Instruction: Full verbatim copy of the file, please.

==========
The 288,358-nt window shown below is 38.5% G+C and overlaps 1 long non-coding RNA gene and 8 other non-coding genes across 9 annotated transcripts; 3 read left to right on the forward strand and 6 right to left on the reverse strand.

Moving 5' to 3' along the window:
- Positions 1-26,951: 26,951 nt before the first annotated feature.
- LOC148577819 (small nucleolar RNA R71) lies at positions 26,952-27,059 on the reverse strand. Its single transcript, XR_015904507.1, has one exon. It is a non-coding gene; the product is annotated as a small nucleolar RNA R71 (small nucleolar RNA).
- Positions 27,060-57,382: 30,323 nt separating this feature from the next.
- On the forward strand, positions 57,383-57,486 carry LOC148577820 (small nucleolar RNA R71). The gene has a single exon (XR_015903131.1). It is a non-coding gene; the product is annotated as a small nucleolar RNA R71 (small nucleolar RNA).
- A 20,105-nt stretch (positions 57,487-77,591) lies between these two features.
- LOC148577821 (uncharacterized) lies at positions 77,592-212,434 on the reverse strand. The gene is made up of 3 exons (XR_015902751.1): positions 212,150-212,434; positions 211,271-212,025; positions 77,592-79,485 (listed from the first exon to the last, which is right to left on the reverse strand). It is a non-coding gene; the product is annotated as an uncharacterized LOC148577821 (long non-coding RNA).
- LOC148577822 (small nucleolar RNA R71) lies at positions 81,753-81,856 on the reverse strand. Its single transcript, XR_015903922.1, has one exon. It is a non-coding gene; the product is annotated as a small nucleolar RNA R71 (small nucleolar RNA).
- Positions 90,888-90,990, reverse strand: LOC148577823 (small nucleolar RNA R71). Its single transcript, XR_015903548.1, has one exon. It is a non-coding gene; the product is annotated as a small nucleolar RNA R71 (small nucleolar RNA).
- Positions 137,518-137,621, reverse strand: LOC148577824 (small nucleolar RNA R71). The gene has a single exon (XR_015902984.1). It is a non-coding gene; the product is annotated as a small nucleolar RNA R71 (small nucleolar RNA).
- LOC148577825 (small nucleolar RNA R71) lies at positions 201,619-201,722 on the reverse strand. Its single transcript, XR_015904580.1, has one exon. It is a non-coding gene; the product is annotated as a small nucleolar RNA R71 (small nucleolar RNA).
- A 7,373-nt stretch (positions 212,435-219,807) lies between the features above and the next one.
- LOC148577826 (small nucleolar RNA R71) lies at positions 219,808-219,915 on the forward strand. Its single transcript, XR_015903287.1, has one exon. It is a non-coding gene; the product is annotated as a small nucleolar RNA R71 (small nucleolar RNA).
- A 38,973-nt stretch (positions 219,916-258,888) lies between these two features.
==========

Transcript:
The 288,358-nt window shown below is 38.5% G+C and overlaps 1 long non-coding RNA gene and 8 other non-coding genes across 9 annotated transcripts; 3 read left to right on the forward strand and 6 right to left on the reverse strand.

Moving 5' to 3' along the window:
- Positions 1-26,951: 26,951 nt before the first annotated feature.
- LOC148577819 (small nucleolar RNA R71) lies at positions 26,952-27,059 on the reverse strand. Its single transcript, XR_015904507.1, has one exon. It is a non-coding gene; the product is annotated as a small nucleolar RNA R71 (small nucleolar RNA).
- Positions 27,060-57,382: 30,323 nt separating this feature from the next.
- On the forward strand, positions 57,383-57,486 carry LOC148577820 (small nucleolar RNA R71). The gene has a single exon (XR_015903131.1). It is a non-coding gene; the product is annotated as a small nucleolar RNA R71 (small nucleolar RNA).
- A 20,105-nt stretch (positions 57,487-77,591) lies between these two features.
- LOC148577821 (uncharacterized) lies at positions 77,592-212,434 on the reverse strand. The gene is made up of 3 exons (XR_015902751.1): positions 212,150-212,434; positions 211,271-212,025; positions 77,592-79,485 (listed from the first exon to the last, which is right to left on the reverse strand). It is a non-coding gene; the product is annotated as an uncharacterized LOC148577821 (long non-coding RNA).
- LOC148577822 (small nucleolar RNA R71) lies at positions 81,753-81,856 on the reverse strand. Its single transcript, XR_015903922.1, has one exon. It is a non-coding gene; the product is annotated as a small nucleolar RNA R71 (small nucleolar RNA).
- Positions 90,888-90,990, reverse strand: LOC148577823 (small nucleolar RNA R71). Its single transcript, XR_015903548.1, has one exon. It is a non-coding gene; the product is annotated as a small nucleolar RNA R71 (small nucleolar RNA).
- Positions 137,518-137,621, reverse strand: LOC148577824 (small nucleolar RNA R71). The gene has a single exon (XR_015902984.1). It is a non-coding gene; the product is annotated as a small nucleolar RNA R71 (small nucleolar RNA).
- LOC148577825 (small nucleolar RNA R71) lies at positions 201,619-201,722 on the reverse strand. Its single transcript, XR_015904580.1, has one exon. It is a non-coding gene; the product is annotated as a small nucleolar RNA R71 (small nucleolar RNA).
- A 7,373-nt stretch (positions 212,435-219,807) lies between the features above and the next one.
- LOC148577826 (small nucleolar RNA R71) lies at positions 219,808-219,915 on the forward strand. Its single transcript, XR_015903287.1, has one exon. It is a non-coding gene; the product is annotated as a small nucleolar RNA R71 (small nucleolar RNA).
- A 38,973-nt stretch (positions 219,916-258,888) lies between these two features.